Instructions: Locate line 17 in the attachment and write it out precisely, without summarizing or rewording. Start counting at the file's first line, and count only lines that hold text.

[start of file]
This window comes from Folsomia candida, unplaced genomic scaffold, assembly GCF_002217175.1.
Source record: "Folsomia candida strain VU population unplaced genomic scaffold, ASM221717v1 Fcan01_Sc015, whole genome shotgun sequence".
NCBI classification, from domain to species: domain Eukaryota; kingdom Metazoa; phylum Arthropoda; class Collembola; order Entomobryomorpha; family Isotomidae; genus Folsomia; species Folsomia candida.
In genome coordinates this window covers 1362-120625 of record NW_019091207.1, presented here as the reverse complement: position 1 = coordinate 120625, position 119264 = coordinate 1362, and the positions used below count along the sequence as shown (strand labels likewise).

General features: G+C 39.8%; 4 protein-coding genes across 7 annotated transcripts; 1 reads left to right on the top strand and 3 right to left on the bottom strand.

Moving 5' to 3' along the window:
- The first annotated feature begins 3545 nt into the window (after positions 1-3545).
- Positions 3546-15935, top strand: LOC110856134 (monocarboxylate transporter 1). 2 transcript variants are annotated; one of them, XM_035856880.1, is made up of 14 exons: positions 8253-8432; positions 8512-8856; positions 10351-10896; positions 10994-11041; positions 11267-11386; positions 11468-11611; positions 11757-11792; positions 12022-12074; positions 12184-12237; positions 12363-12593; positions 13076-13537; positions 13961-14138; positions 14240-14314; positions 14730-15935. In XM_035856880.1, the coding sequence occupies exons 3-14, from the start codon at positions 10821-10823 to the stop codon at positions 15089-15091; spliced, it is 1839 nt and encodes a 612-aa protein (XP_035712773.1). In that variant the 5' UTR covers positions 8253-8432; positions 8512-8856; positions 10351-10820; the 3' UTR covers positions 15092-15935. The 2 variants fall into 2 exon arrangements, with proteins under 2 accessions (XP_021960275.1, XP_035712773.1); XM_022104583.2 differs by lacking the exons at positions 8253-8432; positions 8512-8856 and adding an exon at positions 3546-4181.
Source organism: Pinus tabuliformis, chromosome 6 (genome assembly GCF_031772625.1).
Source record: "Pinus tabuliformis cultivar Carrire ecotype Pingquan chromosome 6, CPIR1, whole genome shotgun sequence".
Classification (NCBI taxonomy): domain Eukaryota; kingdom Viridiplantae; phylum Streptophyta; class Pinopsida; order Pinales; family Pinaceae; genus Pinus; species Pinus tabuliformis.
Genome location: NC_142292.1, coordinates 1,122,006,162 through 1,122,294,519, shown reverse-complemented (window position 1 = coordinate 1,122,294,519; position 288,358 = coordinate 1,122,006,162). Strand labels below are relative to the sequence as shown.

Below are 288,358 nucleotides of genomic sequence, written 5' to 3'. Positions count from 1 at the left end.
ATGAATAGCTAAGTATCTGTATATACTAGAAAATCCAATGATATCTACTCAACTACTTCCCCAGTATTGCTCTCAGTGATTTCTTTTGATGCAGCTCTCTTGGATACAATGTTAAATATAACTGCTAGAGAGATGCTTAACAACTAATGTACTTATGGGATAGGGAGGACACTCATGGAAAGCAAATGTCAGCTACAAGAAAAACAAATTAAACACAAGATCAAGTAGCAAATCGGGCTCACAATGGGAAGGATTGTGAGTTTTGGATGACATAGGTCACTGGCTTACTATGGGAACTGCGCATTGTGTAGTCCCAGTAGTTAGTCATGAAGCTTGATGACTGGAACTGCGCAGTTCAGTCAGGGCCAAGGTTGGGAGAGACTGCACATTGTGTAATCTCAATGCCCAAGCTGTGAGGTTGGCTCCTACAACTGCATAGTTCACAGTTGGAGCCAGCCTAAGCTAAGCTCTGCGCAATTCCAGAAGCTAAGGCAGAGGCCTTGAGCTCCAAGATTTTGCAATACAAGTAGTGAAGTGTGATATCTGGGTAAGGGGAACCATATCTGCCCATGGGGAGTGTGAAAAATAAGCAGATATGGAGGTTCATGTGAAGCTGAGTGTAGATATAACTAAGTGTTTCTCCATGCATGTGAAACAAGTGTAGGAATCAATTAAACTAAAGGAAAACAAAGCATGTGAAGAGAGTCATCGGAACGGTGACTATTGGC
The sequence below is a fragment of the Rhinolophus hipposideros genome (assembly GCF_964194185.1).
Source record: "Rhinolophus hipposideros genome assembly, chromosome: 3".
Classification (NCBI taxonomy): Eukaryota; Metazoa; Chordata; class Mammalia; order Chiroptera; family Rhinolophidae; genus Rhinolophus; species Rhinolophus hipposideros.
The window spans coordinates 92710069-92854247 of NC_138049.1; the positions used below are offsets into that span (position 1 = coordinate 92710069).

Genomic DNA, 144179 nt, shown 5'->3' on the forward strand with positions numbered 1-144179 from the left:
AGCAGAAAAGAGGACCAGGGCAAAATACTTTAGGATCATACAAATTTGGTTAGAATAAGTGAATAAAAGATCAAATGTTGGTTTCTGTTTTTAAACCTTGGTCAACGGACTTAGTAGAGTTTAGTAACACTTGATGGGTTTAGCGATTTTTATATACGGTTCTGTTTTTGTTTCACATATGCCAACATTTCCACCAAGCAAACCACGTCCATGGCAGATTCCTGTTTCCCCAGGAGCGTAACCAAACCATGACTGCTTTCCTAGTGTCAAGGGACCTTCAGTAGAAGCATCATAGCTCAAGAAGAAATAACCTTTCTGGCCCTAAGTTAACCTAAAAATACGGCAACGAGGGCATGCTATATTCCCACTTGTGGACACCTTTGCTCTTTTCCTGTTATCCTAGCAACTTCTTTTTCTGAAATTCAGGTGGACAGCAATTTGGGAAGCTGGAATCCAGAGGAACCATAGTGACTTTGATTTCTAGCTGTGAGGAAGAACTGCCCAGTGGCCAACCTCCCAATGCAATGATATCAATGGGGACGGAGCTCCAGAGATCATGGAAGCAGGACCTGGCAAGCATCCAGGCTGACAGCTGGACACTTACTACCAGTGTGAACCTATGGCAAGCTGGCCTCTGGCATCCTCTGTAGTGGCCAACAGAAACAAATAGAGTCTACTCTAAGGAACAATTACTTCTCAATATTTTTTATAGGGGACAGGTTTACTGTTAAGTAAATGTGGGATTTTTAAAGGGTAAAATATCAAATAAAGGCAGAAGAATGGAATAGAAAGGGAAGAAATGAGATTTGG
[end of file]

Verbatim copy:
Classification (NCBI taxonomy): Eukaryota; Metazoa; Chordata; class Mammalia; order Chiroptera; family Rhinolophidae; genus Rhinolophus; species Rhinolophus hipposideros.